Ballistic Missile Defense Explained in Infographics

Discussion in 'Ballistic Missile Defense' started by Falcon, Dec 12, 2015.

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  1. Falcon

    Falcon Major Staff Member Social Media Team

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    Ballistic Missile Phases
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    Interception of Ballistic Missiles by BMD Systems

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  2. Admin

    Admin Captain Staff Member Administrator

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  3. Technofox

    Technofox That Norwegian girl Staff Member Ret. Military Developer

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  4. Pathfinder

    Pathfinder Lieutenant Colonel

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    There are four primary BMD programs:
    • Ground-Based Midcourse Defense: The most complex and costly component of the U.S. missile defense system is designed to destroy intermediate- and long-range ballistic missiles in space. As of summer 2014, twenty-six interceptors were located at Fort Greely, Alaska, and four at Vandenberg Air Force Base, California, with plans to increase this arsenal to forty-four by 2017. In a June 2014 test, an interceptor launched from Vandenberg destroyed a target missile launched from the Marshall Islands, marking the first successful hit (out of four tries) since 2008. But experts say the technology is still unreliable and needs further testing. Meanwhile, some U.S. officials are advocating for the construction of a third interceptor site on the Eastern seaboard, and the MDA is assessing prospective locations.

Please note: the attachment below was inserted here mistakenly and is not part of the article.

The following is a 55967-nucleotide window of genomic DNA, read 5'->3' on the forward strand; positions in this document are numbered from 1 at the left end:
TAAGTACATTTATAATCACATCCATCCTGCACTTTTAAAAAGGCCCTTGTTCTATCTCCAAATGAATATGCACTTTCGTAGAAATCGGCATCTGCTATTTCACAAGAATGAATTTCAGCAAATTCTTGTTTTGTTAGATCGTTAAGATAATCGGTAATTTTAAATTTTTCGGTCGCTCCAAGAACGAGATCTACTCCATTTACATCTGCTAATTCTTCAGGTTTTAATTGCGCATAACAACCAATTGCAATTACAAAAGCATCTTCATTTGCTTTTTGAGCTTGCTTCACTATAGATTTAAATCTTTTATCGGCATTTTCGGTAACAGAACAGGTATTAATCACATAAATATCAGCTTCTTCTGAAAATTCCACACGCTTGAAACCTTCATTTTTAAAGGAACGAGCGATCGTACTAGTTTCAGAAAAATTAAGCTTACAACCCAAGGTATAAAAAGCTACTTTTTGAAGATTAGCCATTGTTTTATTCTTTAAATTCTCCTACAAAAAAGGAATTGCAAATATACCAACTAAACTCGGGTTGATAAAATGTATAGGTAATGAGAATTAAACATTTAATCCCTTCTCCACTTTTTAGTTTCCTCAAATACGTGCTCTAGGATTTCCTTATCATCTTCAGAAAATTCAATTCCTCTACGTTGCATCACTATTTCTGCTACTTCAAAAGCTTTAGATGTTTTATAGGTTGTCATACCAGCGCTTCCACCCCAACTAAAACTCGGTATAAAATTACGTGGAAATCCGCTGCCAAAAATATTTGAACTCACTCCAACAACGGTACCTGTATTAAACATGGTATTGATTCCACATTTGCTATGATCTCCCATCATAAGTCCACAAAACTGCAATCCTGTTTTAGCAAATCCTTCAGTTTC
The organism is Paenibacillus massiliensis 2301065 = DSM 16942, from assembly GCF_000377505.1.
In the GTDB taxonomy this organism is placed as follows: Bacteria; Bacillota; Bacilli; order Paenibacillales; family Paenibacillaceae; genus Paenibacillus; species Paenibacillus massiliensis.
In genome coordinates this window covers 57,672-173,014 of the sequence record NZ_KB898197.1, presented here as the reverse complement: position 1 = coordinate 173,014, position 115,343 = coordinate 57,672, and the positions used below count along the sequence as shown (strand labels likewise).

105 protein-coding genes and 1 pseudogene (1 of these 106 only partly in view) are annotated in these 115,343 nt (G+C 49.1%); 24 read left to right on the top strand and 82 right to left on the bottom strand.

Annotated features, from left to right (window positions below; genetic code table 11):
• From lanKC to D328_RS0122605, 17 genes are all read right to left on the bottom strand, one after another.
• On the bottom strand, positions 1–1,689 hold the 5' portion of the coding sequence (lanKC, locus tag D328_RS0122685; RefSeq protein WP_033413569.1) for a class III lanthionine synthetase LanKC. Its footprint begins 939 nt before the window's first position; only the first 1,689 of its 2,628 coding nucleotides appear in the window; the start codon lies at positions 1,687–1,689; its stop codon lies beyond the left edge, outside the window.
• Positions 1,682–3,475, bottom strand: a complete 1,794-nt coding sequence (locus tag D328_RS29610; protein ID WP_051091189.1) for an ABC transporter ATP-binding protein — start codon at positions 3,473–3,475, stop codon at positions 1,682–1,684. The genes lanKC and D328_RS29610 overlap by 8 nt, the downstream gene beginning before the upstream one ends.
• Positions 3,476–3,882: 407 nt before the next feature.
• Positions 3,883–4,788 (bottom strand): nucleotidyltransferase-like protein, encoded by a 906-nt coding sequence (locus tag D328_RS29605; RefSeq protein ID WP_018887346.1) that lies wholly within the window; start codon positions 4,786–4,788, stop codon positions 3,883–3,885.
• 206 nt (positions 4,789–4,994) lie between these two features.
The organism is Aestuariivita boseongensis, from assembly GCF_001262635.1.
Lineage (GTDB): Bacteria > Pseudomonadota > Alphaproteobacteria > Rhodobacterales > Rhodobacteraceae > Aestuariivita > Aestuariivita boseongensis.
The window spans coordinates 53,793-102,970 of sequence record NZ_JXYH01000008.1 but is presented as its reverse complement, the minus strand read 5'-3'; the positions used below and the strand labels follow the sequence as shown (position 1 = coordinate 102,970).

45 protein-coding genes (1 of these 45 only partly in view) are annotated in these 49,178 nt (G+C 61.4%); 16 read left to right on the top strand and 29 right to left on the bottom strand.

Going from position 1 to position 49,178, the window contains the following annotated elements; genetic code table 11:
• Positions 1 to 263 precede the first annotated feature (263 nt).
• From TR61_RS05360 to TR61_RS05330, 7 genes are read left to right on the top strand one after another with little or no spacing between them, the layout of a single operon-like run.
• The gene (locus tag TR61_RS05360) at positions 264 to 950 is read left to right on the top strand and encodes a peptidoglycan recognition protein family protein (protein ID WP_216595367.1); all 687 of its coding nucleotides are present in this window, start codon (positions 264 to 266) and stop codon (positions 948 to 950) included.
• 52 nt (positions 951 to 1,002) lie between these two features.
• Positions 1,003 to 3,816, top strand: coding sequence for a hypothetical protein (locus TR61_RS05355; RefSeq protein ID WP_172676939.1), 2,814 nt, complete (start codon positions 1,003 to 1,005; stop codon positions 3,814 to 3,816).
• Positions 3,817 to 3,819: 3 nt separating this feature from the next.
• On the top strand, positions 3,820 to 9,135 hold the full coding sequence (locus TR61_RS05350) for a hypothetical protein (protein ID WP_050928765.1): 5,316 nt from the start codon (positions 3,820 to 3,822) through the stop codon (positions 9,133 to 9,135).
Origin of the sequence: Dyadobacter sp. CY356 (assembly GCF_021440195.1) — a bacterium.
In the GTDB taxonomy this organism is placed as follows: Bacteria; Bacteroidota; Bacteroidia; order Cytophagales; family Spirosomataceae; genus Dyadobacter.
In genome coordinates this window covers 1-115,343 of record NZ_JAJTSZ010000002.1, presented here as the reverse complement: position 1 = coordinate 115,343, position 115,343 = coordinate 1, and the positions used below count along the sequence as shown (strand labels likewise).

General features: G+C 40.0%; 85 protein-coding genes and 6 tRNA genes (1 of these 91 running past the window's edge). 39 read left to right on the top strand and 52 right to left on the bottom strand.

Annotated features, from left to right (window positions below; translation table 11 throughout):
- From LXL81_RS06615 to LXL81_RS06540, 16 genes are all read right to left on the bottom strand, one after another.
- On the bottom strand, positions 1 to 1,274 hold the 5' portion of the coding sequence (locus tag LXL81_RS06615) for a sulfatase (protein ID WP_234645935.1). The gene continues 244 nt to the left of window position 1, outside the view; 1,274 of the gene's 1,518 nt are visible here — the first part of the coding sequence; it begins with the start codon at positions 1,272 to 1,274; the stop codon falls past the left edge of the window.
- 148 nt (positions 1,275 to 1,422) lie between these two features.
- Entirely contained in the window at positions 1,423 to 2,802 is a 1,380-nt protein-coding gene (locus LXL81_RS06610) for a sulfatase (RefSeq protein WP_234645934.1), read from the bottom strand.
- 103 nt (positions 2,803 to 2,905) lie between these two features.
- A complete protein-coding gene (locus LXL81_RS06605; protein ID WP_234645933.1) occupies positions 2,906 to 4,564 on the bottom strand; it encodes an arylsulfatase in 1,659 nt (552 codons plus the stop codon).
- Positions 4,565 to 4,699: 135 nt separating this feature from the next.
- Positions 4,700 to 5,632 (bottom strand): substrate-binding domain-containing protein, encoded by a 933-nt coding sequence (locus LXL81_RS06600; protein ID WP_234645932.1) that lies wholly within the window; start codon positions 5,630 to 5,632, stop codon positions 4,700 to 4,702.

• Aegis Ballistic Missile Defense: Considered the most reliable component of missile defense, this traditionally sea-based system is designed to intercept short- and medium-range ballistic missiles. The Missile Defense Agency and the Navy plan to increase the number of BMD-capable Aegis warships from 33 in 2014 to 43 by 2019. As of June 2014, the Pentagon said the system had twenty-eight successful intercepts out of thirty-four tests.
    • Terminal High Altitude Area Defense: THAAD is a rapidly deployable, truck-mounted system capable of intercepting short- and medium-range ballistic missiles inside and just outside the atmosphere. Three THAAD systems were operational as of mid-2014, but the Pentagon is expected to expand this to seven. In April 2013, the Army deployed a THAAD battery to Guam to help defend the U.S. territory from North Korean intermediate-range ballistic missiles.
    • Patriot Advanced Capability–3: The PAC-3 is the successor to the systems deployed in the Persian Gulf War and the most mature system in the U.S. missile defense arsenal. Rapidly deployable, the system is vehicle-mounted and employs sensors to track and intercept incoming missiles in their terminal phase, at lower altitudes than THAAD systems. The PAC-3 was used during combat missions in Iraq in 2003 with mixed success. PAC-3 batteries have been deployed to several nations including South Korea, Afghanistan, and Turkey, among others, and more than a dozen nations have purchased variants of the system.
    http://www.defenseone.com/technolog...-missile-defense-works/91742/?oref=d-dontmiss
     
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  5. YarS

    YarS Lieutenant Colonel

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    https://www.cotton.senate.gov/?p=press_release&id=620

    New US- "idea" about exit from SMRBM treaty.
    Next time they will [suddenly] understand, that best and cheapest way to make SMRBM's is a remake ABD-missiles. Funny guys, does they really think they are clever and unpredictable?
     
    Last edited: Jun 23, 2017
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